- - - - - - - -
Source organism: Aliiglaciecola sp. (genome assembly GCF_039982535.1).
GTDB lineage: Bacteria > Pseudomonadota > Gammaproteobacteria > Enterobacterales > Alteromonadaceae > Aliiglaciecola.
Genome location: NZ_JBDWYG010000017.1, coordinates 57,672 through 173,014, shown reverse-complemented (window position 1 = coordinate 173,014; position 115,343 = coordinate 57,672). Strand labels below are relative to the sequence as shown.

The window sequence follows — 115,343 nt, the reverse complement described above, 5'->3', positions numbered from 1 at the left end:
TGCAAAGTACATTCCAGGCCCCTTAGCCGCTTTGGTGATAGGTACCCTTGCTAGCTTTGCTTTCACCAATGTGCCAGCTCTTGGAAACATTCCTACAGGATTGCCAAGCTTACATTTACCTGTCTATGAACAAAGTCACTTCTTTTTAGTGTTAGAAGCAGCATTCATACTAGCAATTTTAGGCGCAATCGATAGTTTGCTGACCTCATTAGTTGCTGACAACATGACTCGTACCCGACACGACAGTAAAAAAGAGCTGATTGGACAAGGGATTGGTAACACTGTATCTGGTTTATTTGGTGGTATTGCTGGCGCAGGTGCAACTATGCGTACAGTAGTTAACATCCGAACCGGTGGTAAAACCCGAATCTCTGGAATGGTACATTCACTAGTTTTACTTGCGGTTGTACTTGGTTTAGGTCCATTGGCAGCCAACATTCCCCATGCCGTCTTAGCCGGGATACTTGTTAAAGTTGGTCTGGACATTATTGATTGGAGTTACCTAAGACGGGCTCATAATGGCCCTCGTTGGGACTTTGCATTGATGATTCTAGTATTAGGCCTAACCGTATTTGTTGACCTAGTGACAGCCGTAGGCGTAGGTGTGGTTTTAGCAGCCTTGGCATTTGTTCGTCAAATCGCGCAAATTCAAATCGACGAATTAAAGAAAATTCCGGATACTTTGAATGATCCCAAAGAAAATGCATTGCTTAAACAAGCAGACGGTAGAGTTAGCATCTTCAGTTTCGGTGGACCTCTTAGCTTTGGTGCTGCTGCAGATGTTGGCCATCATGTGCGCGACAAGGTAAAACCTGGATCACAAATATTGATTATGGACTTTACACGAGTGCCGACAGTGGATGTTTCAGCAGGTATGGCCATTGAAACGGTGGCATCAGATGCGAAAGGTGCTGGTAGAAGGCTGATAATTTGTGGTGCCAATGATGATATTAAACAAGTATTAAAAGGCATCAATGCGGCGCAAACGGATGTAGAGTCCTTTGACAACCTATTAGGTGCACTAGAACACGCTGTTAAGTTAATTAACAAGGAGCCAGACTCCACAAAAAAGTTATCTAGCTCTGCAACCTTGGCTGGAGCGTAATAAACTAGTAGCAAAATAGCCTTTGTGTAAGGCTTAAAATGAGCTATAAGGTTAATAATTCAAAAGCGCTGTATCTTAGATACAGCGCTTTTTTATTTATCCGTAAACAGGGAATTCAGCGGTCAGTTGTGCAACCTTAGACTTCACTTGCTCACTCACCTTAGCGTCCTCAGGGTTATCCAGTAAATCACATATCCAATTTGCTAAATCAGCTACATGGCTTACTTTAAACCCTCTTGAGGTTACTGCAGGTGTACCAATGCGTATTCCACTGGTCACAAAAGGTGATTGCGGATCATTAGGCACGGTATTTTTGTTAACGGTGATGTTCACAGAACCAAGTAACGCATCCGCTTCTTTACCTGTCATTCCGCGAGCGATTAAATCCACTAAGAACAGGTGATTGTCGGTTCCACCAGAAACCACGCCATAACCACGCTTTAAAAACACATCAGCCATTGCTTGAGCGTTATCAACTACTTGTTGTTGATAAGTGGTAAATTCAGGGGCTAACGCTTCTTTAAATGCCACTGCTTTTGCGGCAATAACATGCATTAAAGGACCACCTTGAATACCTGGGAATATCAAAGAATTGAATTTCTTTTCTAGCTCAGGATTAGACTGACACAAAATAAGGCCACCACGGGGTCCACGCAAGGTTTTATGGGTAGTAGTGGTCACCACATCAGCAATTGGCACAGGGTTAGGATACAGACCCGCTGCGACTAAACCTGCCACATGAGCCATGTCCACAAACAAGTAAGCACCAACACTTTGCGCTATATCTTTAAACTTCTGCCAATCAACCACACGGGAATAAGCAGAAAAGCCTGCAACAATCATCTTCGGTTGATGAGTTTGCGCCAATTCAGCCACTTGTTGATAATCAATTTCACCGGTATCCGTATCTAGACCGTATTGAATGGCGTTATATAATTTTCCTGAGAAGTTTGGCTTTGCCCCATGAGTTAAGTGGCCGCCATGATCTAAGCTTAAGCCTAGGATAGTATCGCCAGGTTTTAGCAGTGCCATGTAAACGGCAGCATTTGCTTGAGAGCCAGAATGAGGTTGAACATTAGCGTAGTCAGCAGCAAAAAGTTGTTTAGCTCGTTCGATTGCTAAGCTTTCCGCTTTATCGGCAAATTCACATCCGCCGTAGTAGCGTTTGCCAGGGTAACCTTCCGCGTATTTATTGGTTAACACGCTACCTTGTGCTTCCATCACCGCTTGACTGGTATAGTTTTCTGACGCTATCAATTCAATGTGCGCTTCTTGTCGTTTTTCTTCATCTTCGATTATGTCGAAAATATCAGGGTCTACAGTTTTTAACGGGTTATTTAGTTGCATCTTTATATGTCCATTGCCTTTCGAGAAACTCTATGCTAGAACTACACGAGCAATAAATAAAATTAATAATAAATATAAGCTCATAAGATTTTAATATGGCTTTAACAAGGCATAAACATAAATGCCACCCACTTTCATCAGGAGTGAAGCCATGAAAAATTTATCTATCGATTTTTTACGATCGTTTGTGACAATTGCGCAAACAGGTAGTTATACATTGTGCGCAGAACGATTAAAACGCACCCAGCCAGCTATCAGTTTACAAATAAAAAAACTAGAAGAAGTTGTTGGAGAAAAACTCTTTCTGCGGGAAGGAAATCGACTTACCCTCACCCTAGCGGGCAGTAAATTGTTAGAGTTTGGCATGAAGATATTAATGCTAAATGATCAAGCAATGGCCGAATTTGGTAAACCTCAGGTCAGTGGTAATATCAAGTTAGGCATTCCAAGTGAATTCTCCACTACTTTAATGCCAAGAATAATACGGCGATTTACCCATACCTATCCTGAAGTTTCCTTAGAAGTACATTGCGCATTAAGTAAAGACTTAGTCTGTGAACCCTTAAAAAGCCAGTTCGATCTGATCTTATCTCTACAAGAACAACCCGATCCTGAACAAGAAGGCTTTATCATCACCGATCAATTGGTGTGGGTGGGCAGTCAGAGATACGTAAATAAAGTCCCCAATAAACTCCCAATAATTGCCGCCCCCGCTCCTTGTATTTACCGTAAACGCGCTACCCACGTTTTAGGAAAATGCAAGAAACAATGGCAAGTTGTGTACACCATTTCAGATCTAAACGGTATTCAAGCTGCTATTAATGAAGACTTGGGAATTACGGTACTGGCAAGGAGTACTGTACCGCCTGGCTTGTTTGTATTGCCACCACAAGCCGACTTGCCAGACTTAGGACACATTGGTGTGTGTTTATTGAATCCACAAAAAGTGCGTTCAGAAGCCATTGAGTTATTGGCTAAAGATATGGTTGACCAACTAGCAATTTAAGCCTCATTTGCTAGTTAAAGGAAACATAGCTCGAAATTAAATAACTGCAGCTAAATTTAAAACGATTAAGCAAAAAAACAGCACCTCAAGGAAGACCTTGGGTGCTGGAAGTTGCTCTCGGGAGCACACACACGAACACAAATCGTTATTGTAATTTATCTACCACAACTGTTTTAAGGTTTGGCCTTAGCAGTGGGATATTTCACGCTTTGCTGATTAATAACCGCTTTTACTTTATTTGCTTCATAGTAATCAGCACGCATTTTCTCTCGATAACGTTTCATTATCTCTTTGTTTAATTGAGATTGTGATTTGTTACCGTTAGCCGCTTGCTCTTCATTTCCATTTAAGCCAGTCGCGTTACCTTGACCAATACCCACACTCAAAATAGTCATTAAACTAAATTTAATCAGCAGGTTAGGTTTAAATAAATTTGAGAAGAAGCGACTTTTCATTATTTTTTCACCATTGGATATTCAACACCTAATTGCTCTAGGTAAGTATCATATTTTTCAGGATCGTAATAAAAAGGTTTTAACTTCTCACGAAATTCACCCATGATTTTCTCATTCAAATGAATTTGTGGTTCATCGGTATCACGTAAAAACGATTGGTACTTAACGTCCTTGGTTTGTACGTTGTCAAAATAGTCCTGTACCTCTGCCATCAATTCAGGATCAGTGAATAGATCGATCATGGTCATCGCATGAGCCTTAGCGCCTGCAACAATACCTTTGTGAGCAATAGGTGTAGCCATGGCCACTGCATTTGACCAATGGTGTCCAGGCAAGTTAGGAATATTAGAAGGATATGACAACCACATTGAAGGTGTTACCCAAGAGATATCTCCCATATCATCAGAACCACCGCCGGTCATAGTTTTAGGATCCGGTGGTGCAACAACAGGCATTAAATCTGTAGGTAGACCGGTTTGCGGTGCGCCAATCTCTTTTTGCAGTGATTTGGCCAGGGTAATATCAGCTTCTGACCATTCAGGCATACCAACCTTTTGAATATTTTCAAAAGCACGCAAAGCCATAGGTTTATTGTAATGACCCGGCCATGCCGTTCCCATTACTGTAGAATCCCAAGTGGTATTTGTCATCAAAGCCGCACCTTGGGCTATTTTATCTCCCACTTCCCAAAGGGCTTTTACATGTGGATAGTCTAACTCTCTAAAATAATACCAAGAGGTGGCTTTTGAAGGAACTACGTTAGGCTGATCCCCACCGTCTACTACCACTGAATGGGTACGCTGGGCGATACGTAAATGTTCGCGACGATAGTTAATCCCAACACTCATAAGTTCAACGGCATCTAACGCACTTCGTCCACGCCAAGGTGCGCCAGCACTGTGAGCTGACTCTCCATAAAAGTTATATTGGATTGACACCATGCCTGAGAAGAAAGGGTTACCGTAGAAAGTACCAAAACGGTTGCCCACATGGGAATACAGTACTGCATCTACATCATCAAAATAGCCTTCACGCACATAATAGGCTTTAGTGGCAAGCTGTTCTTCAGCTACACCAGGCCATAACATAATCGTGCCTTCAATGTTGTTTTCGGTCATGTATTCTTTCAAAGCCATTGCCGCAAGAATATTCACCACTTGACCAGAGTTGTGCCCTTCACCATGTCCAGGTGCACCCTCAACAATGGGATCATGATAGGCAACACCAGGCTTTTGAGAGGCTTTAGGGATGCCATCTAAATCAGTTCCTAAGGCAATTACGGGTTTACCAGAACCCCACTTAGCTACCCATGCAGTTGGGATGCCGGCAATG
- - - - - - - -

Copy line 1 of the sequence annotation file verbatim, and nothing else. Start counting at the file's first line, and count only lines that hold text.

Source organism: Aliiglaciecola sp. (genome assembly GCF_039982535.1).